“Yeah, they definitely are when you can get 10 or 12 percent cash on cash,” Hartman says. “It used to be better than that. And those numbers will improve over the years as we see rents go up. Of course, rents always lag appreciation. We always say ‘don’t count on the appreciation, it’s just the icing on the cake,’ but it sure is a nice treat when you get it. And sometimes you get it in spades. It’s phenomenal. It really is.”

Slocum admits in the podcast that he could be considered a crunching geek because of his background as a pavement engineer, which is a part of the civil engineering realm. He’s also a licensed real estate agent. “So, I love the numbers, I’m into numbers all of the time.”

Hartman notes that many of Platinum Properties’ investment clients come from engineering backgrounds.

“It just boggles my mind how many of our clients are engineers,” he says.

“l always used to say when I was in traditional real estate for many years, before I got into the investment-only side of the business, that the most difficult clients to work with were engineers because it was very hard for them to make a decision.”

Slocum laughs.

“But now,” Hartman adds, “I love engineers. They’re our best clients because our approach is so analytical.”

He says that investing in single-family homes—”the most historically proven asset class in the entire world,” as Hartman often calls it—rather than apartment buildings, mobile home parks, office buildings, retail centers or any of other types of real estate, requires people with an analytical mind.

“You buy a single-family home with an analytical mind, you buy it like an investor, based on my 10 Commandments of Successful investing and all of the other stuff we teach,” Hartman tells Slocum.power of compounding interest

“But then, when you sell it some day, you can sell it to a non-analytical person, an emotional person who will pay you a premium for emotions, OK?” he adds, with a laugh. “I call it the ’emotionality premium,’ and that’ s just a great thing, you know? When you sell, you can sell to an investor or a regular traditional homebuyer, and when you buy, you buy like an investor … so you don’t get any emotional premium.”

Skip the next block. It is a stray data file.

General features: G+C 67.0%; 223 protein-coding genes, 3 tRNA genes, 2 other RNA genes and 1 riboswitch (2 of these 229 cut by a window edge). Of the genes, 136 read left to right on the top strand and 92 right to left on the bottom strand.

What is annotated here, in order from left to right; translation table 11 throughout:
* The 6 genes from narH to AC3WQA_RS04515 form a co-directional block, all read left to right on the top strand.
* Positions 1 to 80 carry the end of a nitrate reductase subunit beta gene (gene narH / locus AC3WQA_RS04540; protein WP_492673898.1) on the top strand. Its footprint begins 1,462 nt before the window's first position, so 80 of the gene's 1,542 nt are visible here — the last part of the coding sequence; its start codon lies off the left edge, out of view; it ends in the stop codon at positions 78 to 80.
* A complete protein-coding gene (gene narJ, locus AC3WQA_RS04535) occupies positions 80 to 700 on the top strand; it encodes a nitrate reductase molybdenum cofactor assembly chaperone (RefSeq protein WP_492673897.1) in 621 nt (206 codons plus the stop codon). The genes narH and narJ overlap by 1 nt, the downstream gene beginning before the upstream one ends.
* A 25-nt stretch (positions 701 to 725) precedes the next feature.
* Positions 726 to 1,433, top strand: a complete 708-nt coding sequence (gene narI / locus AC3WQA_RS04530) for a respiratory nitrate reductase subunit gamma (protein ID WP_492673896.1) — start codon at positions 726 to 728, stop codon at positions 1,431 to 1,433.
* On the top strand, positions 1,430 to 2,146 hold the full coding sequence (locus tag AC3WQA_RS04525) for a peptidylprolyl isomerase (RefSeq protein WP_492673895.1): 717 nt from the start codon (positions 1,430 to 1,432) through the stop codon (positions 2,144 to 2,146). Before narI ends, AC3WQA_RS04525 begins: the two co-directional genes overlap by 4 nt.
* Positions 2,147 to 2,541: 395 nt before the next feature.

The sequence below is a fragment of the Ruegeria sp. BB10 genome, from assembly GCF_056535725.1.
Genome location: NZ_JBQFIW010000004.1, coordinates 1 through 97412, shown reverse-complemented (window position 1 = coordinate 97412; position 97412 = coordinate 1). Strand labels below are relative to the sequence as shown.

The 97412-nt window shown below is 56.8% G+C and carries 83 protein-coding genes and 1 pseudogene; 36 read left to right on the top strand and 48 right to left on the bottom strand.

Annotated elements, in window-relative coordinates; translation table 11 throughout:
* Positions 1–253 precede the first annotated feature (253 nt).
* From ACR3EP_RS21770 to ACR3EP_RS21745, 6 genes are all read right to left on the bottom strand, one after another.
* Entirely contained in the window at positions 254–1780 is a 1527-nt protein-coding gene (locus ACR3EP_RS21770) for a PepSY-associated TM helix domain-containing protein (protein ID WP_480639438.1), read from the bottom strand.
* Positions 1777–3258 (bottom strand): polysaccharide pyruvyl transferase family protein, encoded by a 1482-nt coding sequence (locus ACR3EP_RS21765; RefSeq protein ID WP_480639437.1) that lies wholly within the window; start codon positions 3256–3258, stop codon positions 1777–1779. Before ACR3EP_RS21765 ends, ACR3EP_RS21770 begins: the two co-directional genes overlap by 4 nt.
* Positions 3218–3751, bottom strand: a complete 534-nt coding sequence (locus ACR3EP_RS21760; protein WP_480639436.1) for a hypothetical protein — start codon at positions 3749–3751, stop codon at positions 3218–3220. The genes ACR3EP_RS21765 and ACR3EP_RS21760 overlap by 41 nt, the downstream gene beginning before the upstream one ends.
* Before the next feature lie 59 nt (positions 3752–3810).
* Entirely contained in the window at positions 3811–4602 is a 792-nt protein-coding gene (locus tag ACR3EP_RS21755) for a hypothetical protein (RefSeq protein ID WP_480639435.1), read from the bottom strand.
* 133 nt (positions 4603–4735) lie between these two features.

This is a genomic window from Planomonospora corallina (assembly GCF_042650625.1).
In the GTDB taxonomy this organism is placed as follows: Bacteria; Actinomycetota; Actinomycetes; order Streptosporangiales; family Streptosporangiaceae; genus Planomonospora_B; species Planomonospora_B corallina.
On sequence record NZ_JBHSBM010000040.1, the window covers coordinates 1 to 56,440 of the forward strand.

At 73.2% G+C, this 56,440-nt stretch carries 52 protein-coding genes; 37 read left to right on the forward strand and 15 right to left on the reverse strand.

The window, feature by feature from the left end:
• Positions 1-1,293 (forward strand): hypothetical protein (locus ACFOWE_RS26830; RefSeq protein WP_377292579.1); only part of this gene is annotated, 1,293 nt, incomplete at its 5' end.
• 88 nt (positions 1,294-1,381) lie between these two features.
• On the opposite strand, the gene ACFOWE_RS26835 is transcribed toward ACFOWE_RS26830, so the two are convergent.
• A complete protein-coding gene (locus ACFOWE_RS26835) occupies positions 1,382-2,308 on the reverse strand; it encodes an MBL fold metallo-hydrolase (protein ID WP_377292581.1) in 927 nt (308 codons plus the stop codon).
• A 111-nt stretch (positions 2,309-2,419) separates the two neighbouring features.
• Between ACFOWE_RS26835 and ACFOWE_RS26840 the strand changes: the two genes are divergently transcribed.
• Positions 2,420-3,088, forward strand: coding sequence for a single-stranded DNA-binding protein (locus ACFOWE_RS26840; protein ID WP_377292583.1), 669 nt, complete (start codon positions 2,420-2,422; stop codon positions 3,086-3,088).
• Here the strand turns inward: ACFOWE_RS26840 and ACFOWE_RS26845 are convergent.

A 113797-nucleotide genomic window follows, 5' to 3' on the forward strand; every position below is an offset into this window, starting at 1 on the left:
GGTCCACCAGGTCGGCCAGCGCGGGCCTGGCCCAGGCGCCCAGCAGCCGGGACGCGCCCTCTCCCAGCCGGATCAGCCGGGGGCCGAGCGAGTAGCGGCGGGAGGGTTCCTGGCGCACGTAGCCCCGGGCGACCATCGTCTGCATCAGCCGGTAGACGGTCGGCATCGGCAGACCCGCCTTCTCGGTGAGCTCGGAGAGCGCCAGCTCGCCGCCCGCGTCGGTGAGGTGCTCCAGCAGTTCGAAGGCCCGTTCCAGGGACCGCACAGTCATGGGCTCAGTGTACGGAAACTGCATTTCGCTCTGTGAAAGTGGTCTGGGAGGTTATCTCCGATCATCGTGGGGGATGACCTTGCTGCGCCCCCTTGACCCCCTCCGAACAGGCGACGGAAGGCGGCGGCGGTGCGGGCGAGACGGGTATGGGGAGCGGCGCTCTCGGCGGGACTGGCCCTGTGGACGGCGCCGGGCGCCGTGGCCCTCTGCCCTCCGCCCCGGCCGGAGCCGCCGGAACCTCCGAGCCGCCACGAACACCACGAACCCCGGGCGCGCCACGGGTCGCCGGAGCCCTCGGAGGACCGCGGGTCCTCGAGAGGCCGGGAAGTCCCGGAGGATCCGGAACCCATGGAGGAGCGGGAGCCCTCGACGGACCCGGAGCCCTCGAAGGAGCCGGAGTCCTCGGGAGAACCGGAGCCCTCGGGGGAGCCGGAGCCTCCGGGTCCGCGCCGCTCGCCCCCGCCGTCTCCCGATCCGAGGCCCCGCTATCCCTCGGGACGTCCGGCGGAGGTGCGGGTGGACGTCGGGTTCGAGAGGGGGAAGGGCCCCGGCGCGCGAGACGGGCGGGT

“You know, I just renewed my (real estate) license and so I completely agree,” Slocum replies. “That’s why real estate agents use the comparable sales approach, whereas with multiplexes and everything else like that, they like capital rates, they like the income approach, or the cost approach. But with compounds, in order to use comparable properties, that’s how you can account for the human element.”

Slocum Likes Getting Into His Friends’ Brains

Slocum gets particular joy when trying to persuade his friends to join him in real estate investing and shows them his number crunching and the power of compounding interest.

“That’s the numbers I like to tell my friends when I’m trying to explain what I’m doing and see if they have interest,” he says. “Because it’s easy for them to say, ‘Well, see how that goes for you.’ Or, ‘Maybe after we buy another car or we’ve remodeled this part of the house.’ I just kind of tell them, you know, it pays to do it now.”

One of his friends drives a forklift, and Slocum asked him long it might take him to save for a down payment. The friend said it might take 18 months.

“So, I actually ran through it with him, and I said, ‘OK, if you can take 25,000 and put that into a house and say you get, let’s assume conservatively, about 24 percent, and I just walked him through, every single year, multiplying 1.2, which is a 20 percent increase.”

“And his eyes kept getting wider and wider, and he kind of walked away and at one point, he looked at me like, and he’s a high school friend of mine, and he said, ‘Why didn’t they teach us this in school, and we just kind of laughed.”

In simpler terms, it’s probably easier to tell people that a $100,000 investment with a 20 percent return earns you $20,000, and “$20,000 is pretty good money especially to be making passively, of sorts,” Slocum adds.